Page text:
Recently, Bitcoin and gold have shown an inverted relationship. Bitcoin’s peak was in May when it fell more than 50% from its $60,000+ highs to $30,000. This time, silver and gold moved up by 10%-15%, outperforming all other asset classes during the summer. They haven’t really moved beyond their summer range.
Gold fell below $1700/oz on Sunday. On Sunday, gold fell below $1700/oz due to a huge $4 billion sell order. All stop-loss orders were also activated simultaneously. Bitcoin surged higher as soon as silver and gold fell below their key support levels. Bitcoin traded above $45,000 and broke through its dull summer range between $30,000-$40,000. It was closing above the $41,500 threshold that was required to confirm that the uptrend was still in place. People who were expecting sub-$20,000 are now regaining their composure.
Charts and technicals, besides the fundamentals, are key drivers of this asset class. For the longest time, gold had been trading at $1800. To confirm higher levels, it needed to break through $1850. However, the charts were not supportive in the last few months and it was unable break above. Silver was also affected.
Can gold and silver be viewed in the same way as Bitcoin? Is there an inverted correlation trade? Given the rise in Bitcoin’s value from $4000 in March 2020, many retail traders have been following the crypto mania. They are now chasing smaller tokens and Bitcoin. It’s easy to make a quick buck and everyone wants to be a millionaire quickly, especially with the Fed continuing to pump free money into the economy.
If we look back, Bitcoin and even gold offer a solution to the overriding theme of Fiat currency debasement. As central banks all over the globe destroy paper money, gold used to be the best option to protect that ‘inflation’ risk as a store-of-value.
Bitcoin is gaining more attention because it offers another angle that makes it easier to understand. Its true central bank independence, which many people believe has led to a decline in faith in the government. Bitcoin does have its fundamental drivers. For example, the halving cycle which will reduce the total number in the system every four year. This means that prices will rise if there is less supply and more demand.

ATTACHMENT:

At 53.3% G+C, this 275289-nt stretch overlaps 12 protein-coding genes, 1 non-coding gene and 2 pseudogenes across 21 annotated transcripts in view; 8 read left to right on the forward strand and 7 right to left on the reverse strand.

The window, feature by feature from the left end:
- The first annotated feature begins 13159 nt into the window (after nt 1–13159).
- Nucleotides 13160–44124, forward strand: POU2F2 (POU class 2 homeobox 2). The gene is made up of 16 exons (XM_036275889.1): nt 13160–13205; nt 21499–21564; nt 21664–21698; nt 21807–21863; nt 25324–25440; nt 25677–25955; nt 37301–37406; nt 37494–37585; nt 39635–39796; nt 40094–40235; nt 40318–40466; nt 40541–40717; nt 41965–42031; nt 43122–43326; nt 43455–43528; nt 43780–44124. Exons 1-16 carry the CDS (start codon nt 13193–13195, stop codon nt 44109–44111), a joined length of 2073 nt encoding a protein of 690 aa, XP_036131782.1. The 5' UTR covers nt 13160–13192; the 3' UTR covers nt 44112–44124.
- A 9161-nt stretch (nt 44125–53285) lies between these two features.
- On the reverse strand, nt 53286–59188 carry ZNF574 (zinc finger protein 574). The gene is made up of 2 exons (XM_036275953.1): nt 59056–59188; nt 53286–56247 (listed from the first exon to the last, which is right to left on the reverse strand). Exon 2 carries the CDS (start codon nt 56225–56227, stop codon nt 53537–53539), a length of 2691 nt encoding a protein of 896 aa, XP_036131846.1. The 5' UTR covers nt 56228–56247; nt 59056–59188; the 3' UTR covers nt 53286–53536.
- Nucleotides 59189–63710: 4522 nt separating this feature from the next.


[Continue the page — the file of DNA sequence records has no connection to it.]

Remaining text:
Although gold may seem boring when compared to Bitcoin and other cryptocurrencies it is not forgotten. Investors are so focused on making a large return that they overlook the fact that gold is actually a store-of-value when it remains flat during times when other assets fall.
Investment isn’t just about making big returns. It is also about protecting your capital and its purchasing power. We all know that the banks have a shortage of precious metals. There are still many games between paper and physical markets. Without any movement in the physical markets, the gold paper market has dropped about 5% and silver around 10%. Precious metals are currently being affected by the direction of U.S. bond yields. It has never been able to match its real yields value, so it is not clear why gold will be lowered.
The market’s main concern over the last few days has been the increase in U.S. employment growth and the higher inflationary numbers. The Fed is likely to be more concerned about the latter than the former, but if employment returns soon, the Fed will no longer have any reason to stop the free money liquidity train. Jerome Powell, Fed chair, will provide commentary that will help us gauge whether the Fed is shifting its mind towards tapering or reducing asset purchases.
As the market continues to play ping-pong between its reflation and deflation views, and as it moves higher with U.S. bonds yields, all other asset types and sectors appear to be following suit.
Although it was up 5.4% year over year, the U.S. July Core CPI ex Food and Energy came out at 0.3%. This is slightly lower than what we expected. There has been a slight relief in the market since then, which means that the Fed has bought itself some more time before it needs to taper.
As it stands now, it’s not about owning Bitcoin, gold, or cyclicals. It’s all one large macro trade. To keep things simple, each asset is only a few times levered to one another, which reflects the same macro theme. It is crucial to size each asset based on its volatility. It would be foolish to assume that one asset can replace the other.